When you work in the design industry, your most exacting client is likely to be yourself. However, as Tel Aviv-based architect Oshir Asaban knows only too well, home also offers an opportunity to try out some of your more radical ideas in real life.
'As an architect, when you design a home for yourself, you want it to represent you with all the architectural elements you like, all the details you didn't implement for certain reasons with clients,' Oshir tells us. 'You want it to be a kind of showroom that you can bring clients to.'
His own apartment, which he lives in with his partner and a toy poodle called Brick, was an 'empty box' when they first bought it - just concrete perimeter walls and a gravel floor. This gave the architect the chance to fit out the interiors in its entirety, ensuring the very best use could be made of the space.
This has led to an apartment filled with interesting ideas and a flexible style of open-plan living that's perfectly suited to a modern home. Here, we explore his ideas in more detail.
Oshir Asaban is an architect and founder of Studio Oshir Asaban. He specializes in architecture and interior design for hotels, residential and commercial projects. Here, he shows us around his penthouse apartment, with its terrace, a dreamy urban oasis.
Given the scale of the apartment, and that only two people are living in it, Oshir created sliding floor-to-ceiling room dividers that can make the space feel both open plan, or divide it into smaller intimate spaces, as required.
'The way we behave at home is that when one of us is working and the other is cooking, we want to be in eye contact with each other,' Oshir explains. 'So instead of standard doors, there are large partitions that move in the space like walls and allow to close the different areas when needed.'
When these partitions are open, you have clear sightlines from the balcony at one end to the balcony at the other - a direct view of the entire length of the apartment.
The apartment doesn't benefit from south and east facings, but while it might not get huge quantities of natural light during the day, a light, neutral color scheme ensures what it does get is well-utilized, while also providing a crisp backdrop for other decor choices.
Decorating the apartment with vast 10x3' floor tiles create a clean, bright look in the living room, with minimal visual breaks that help this flooring look almost like a solid installation. Furniture in light, textured textiles and white wall decor complement the natural yet luxe materials used throughout the space.
Not only did this apartment give Oshir to put his architectural ideas to the test, but many of the furnishings are his own bespoke designs, too. 'I really love mid-century design, so there are many custom-designed elements in this home such as the bookshelves in the living room, dining table, the desk in the bedroom and the dressers in the study that give the feeling of something that was not built today, something that was here even before we entered,' says Oshir.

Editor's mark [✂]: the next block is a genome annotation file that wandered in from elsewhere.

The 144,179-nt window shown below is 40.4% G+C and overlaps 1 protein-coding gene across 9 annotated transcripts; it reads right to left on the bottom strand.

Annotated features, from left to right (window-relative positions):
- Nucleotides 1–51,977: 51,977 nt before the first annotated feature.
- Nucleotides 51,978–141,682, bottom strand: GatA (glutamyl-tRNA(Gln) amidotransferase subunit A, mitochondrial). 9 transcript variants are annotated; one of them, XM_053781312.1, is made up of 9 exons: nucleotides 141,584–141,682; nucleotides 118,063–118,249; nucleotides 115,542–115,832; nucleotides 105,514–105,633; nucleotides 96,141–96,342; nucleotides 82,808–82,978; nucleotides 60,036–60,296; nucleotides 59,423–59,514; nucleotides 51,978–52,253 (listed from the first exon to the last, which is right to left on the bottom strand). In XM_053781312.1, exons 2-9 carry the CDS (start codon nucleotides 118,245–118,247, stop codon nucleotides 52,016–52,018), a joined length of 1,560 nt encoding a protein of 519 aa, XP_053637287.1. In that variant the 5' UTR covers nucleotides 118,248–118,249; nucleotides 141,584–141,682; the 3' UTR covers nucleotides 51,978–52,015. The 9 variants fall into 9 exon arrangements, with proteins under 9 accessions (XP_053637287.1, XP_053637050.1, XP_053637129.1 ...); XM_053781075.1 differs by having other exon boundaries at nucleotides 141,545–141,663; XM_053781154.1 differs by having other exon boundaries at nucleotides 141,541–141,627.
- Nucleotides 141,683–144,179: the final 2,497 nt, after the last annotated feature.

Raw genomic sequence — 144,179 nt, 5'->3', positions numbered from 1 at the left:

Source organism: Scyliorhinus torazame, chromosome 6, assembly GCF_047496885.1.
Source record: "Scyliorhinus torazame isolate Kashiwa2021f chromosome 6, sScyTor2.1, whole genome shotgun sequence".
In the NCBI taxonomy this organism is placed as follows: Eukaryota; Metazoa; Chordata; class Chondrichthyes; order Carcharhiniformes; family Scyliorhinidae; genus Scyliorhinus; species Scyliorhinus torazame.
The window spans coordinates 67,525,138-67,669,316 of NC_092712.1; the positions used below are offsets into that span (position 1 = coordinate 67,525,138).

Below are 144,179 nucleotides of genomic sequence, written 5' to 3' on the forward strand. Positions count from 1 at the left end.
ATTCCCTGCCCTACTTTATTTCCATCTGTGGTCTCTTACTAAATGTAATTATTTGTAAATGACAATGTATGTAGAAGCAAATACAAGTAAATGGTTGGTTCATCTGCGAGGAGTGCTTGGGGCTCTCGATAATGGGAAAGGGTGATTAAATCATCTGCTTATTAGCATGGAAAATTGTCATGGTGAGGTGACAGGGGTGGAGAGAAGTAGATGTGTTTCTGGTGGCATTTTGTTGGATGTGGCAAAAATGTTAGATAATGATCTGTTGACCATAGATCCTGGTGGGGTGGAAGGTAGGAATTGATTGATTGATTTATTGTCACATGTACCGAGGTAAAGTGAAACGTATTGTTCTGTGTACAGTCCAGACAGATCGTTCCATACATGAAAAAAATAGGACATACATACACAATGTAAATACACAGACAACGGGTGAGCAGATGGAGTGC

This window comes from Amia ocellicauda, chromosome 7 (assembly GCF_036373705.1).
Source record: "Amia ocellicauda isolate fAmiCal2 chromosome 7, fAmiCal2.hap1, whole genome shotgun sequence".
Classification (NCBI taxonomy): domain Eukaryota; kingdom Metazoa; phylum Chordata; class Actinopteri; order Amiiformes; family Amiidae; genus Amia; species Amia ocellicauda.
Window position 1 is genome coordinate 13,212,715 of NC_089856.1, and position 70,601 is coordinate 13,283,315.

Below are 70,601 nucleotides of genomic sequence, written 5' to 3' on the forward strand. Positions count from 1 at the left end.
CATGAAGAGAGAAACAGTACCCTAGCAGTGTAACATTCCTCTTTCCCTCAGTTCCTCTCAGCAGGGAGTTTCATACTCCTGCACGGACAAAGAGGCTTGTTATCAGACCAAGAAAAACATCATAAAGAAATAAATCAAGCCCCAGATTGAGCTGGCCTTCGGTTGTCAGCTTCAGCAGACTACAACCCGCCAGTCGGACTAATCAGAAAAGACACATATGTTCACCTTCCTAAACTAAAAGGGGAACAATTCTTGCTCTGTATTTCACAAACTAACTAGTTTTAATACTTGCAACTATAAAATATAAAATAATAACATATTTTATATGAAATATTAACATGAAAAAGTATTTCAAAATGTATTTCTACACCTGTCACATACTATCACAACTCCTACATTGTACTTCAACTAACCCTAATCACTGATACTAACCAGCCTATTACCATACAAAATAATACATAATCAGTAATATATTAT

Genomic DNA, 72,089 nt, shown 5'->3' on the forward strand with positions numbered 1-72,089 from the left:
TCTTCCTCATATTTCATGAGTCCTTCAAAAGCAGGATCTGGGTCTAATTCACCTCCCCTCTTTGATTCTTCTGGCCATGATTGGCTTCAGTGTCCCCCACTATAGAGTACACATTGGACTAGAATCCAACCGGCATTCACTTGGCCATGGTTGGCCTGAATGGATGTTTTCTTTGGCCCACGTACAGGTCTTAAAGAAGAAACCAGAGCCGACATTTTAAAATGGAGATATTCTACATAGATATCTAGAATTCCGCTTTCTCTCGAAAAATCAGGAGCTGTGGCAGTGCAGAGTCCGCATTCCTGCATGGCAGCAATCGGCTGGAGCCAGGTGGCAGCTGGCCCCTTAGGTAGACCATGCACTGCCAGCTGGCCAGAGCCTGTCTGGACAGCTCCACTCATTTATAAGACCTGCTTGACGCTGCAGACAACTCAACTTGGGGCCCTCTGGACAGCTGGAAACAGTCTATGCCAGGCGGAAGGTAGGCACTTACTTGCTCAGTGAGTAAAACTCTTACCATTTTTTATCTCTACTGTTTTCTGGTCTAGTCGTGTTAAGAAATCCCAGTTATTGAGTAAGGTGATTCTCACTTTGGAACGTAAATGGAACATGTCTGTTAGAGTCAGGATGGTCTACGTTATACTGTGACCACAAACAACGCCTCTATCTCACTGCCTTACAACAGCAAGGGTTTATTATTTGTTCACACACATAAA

'Of course, we are no longer in the 50s, so some features have turned from modern to classic, including the frames on the walls, the high panel on the walls, the touches of brass, and the natural stone which is timeless for me.'
The apartment, which is a penthouse, has two large terraces, adding 1,000 square feet of outdoor space to the 2,000 square foot property. One runs along the more public areas of the apartment, while the other is situated along the main bedroom and bathroom, each with a different feel.
'We wanted to give the feeling of a private house and create a real garden there,' Oshir tells us. 'This is a place where you forget that you are in a tower and in the center of an urban area.'
'I divided the main balcony into three parts,' he continues. 'On the right and left I planned two large planters, with plants with stepping stones on them and garden furniture. In the center sits a round table, at a lower height than usual, to give a feeling of a less formal atmosphere. Along the entire balcony, there are tall planters that can accommodate larger trees.'
The outdoor area that adjoins the living area is paved with green and white tiles and furnished with rust tones to create a Mediterranean feel. The elephant in the room? The balcony's glass-sided plunge pool which brings a flash of blue to not only the terrace, but through the apartment's glazing, too.
More planting on this terrace helps to enshrine the idea that the property is a small house, not an apartment in a tower. 'Green vegetation can be seen from every corner of the penthouse, giving the feeling of being in a very private house,' Oshir says.
With such a simple color palette, materiality takes center stage in Oshir's design of this penthouse. Rich woods, such as American Walnut, have been used in many of the spaces, from the on-trend fluted and rounded kitchen island, to the bathroom vanity.
In the main bathroom, large-scale stone tiles and floor slabs have a lilac undertone and dramatic veining, introducing drama into this space. To round out the luxe feel of this modern bathroom, brass fixtures have been used, alongside inlays for the bathroom niches.
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Hugh is the Editor of Livingetc.com. From working on a number of home, design and property publications and websites, including Grand Designs, ICON and specialist kitchen and bathroom magazines, Hugh has developed a passion for modern architecture, impactful interiors and green homes. Whether moonlighting as an interior decorator for private clients or renovating the Victorian terrace in Essex where he lives (DIYing as much of the work as possible), you’ll find that Hugh has an overarching fondness for luxurious minimalism, abstract shapes and all things beige. He’s just finished a kitchen and garden renovation, and has eyes set on a bathroom makeover for 2024.
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